Showing: 31-40 results of 1892

CHAPTER I. HOW LODBROK THE DANE CAME TO REEDHAM. Elfric, my father, and I stood on our little watch tower at Reedham, and looked out over the wide sea mouth of Yare and Waveney, to the old gray walls of the Roman Burgh on the further shore, and the white gulls cried round us, and the water sparkled in the fresh sea breeze from the north and east, and the bright May-time sun shone warmly on us, and our hearts went out to the sea and its freedom,... more...

The Outpost. On the northern shores of the Gulf of Saint Lawrence there stood, not very long ago, a group of wooden houses, which were simple in construction and lowly in aspect. The region around them was a vast uncultivated, uninhabited solitude. The road that led to them was a rude one. It wound round a rugged cliff, under the shelter of which the houses nestled as if for protection from the cold winds and the snowdrifts that took special... more...

WHAT SHALL WE BUILD? our children were playing on the sea-shore. They had gathered bright pebbles and beautiful shells, and written their names in the pure, white sand; but at last, tired of their sport, they were about going home, when one of them, as they came to a pile of stones, cried out: "Oh! let us build a fort; and we will call that ship away out there, an enemy's vessel, and make believe we are firing great cannon balls into her!"... more...

CHAPTER I. THE MISCHIEF-MAKERS. "Here, Noddy Newman! you haven't washed out the boat-house yet," said Ben, the boatman, as the young gentleman thus addressed was ambling down towards the river. "Hang the boat-house!" exclaimed Noddy, impatiently, as he stopped short in his walk, and seemed to be in doubt whether he should return or continue on his way. "You know what Miss Bertha says—don't you?" "Yes, I know what she says," added... more...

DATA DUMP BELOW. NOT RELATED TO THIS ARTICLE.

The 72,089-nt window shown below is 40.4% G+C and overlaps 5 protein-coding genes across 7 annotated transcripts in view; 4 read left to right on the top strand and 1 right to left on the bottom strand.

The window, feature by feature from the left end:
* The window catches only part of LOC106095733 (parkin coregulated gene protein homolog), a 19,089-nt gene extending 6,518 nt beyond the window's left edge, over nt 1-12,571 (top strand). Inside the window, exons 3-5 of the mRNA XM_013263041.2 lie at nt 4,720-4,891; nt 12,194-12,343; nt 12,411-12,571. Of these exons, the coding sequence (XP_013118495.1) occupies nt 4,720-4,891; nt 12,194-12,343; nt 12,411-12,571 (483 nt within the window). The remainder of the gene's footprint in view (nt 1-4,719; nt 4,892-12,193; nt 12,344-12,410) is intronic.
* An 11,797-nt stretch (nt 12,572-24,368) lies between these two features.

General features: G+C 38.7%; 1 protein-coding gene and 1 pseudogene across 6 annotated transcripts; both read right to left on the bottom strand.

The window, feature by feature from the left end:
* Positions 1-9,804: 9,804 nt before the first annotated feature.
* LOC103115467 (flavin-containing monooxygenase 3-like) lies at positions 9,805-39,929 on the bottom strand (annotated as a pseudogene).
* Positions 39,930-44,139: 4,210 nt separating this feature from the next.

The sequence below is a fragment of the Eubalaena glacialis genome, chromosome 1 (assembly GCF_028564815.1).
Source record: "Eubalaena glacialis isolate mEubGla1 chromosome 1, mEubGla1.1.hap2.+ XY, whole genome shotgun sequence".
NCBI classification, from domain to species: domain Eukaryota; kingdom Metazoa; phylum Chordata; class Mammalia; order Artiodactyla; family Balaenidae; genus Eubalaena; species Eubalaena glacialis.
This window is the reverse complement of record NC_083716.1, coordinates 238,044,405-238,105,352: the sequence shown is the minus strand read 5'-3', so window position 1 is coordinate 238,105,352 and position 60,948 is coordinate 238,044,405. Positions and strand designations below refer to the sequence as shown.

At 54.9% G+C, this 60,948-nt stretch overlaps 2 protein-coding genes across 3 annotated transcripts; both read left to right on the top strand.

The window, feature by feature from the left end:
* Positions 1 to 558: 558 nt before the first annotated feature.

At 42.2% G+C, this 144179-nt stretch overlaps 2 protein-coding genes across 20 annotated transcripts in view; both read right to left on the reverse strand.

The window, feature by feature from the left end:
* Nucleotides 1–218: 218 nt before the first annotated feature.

THE POOR DEBTOR. "THERE is one honest man in the world, I am happy to say," remarked a rich merchant, named Petron, to a friend who happened to call in upon him. "Is there, indeed! I am glad to find you have made a discovery of the fact. Who is the individual entitled to the honourable distinction?" "You know Moale, the tailor?" "Yes. Poor fellow! he's been under the weather for a long time." "I know. But he's an honest man for all that."... more...


I. GRANDPAPA'S HOUSE. "Now for the dear, dear country,Its trees and meadows fair,Its roses, cowslips, violets,Whose sweetness fills the air. "'Tis there we hear the musicOf lark's and blackbird's song,And merry little finches,Singing the whole day long."—C. H. One bright spring day, not so very long ago, three little children arrived at their grandfather's house. They had come to pay a long visit, as their parents were travelling... more...

CHAPTER I. SIR BEVIS. One morning as little "Sir" Bevis [such was his pet name] was digging in the farmhouse garden, he saw a daisy, and throwing aside his spade, he sat down on the grass to pick the flower to pieces. He pulled the pink-tipped petals off one by one, and as they dropped they were lost. Next he gathered a bright dandelion, and squeezed the white juice from the hollow stem, which drying presently, left his fingers stained with... more...

Wonderwings Poppypink sat up in bed and yawned. "Why is everybody getting up so early?" she asked. "Is it a holiday?" The older fairies were dressing themselves and brushing their long fine hair. "Wonderwings is coming to see us," they said. "Jump up, little Poppypink." "Who is Wonderwings?" she asked. "You will see when you are dressed. Hurry, or you will miss her." "The older fairies were dressing themselves and combing their long fine... more...

On the Pier. It was a gloomy evening. A small group of fishermen were standing—at the end of a rough wooden pier projecting out into the water and forming the southern side of the mouth of a small river. A thick mist, which drove in across the German Ocean, obscured the sky, and prevented any object being seen beyond a few hundred fathoms from the shore, on which the dark leaden-coloured waves broke lazily in with that sullen-sounding roar... more...

Chapter 1: A Rescue. Most of the towns standing on our seacoast have suffered a radical change in the course of the last century. Railways, and the fashion of summer holiday making, have transformed them altogether, and great towns have sprung up where fishing villages once stood. There are a few places, however, which seem to have been passed by, by the crowd. The number yearly becomes smaller, as the iron roads throw out fresh branches. With... more...